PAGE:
Awards of the Cognitive Science Conference

Marr Award

The Marr Award, named in honour of the late David Marr, is given annually to the best student paper at the Cognitive Science conference.
The Award is sponsored by The Cognitive Science Society.

A list of previous winners include:

2000- Eliana Colunga
2001-Sam Scott
2002-Sourabh Niyogi
2003-Chen Yu
2004-Florencia Reali
2005-Matthew Tong
2006-Elizabeth Baraff Bonawitz
2007-David Landy
2008-Michael Frank
2009-Jennifer Misyak
2010-Hyowon Gweon
2011-Brendan T. Johns
2012-George Kachergis
2013-Nimrod Dorfman
2014-Anna Coenen

CogSci2014 Prizes

The winners of the 2014 Computational Modeling Prizes are:

Ben Cipollini and Garrison W. Cottrell: A Developmental Model
of Hemispheric Asymmetry of Spatial Frequencies

Leon Bergen and Noah D. Goodman: The strategic use of noise in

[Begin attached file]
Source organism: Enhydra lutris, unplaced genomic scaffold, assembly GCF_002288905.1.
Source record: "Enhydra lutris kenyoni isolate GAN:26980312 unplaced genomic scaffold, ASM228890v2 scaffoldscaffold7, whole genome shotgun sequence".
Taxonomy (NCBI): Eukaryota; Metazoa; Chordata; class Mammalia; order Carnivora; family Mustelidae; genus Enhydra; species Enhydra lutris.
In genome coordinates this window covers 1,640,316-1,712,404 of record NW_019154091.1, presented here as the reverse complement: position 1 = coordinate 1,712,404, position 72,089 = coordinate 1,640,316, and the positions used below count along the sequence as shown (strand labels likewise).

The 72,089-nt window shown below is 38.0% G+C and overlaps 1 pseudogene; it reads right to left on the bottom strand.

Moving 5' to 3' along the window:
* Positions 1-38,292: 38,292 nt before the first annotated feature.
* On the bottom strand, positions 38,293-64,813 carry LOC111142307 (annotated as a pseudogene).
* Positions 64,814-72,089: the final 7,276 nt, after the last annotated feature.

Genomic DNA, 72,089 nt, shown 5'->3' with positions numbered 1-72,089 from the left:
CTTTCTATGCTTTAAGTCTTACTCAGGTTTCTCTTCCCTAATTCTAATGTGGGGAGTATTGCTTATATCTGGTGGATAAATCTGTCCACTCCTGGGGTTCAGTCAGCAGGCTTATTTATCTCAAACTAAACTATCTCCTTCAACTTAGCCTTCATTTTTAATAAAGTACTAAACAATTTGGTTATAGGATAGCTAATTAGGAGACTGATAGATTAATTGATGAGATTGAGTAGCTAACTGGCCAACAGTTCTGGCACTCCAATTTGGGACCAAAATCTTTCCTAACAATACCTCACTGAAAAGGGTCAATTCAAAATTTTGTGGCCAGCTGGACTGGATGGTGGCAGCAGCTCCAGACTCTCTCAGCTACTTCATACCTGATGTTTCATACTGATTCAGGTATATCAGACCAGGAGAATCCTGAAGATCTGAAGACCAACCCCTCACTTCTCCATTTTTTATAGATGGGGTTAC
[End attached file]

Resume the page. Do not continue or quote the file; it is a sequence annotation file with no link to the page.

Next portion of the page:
pragmatic reasoning

Higher-Level Cognition:
Maarten Speekenbrink and Emmanouil Konstantinidis: Uncertainty and exploration in a restless bandit task
Applied Cognition:
Yunfeng Zhang, Jaehyon Paik and Peter Pirolli: Reinforcement
learning and counterfactual reasoning explain adaptive behavior in a changing environment

Since 2008, the IES Prize for Excellence in Research on Cognition and Student Learning has been awarded to the best paper presented at Annual Conference of the Cognitive Science Society related to Cognition, Educational Practice, and Subject Matter learning. The hope is that this award will serve as a mechanism for building capacity for rigorous research at the intersection of Cognitive Science and Educational Practice.

2012 IES Prize for Excellence in Research on Cognition and Student Learning
Azadeh Jamalian, Gestures Alter Thinking About Time
Michael Ramscar, How children learn to value numbers: Information structure and the acquisition of numerical understanding
Daniel Oppenheimer, Fortune Favors the Bold (and the Italicized): Effects of Disfluency on Educational Outcomes
G. Tanner Jackson, Assessing Cognitively Complex Strategy Use in an Untrained Domain
Ron Salden, Worked Examples and Tutored Problem Solving: Redundant or Synergistic Forms of Support?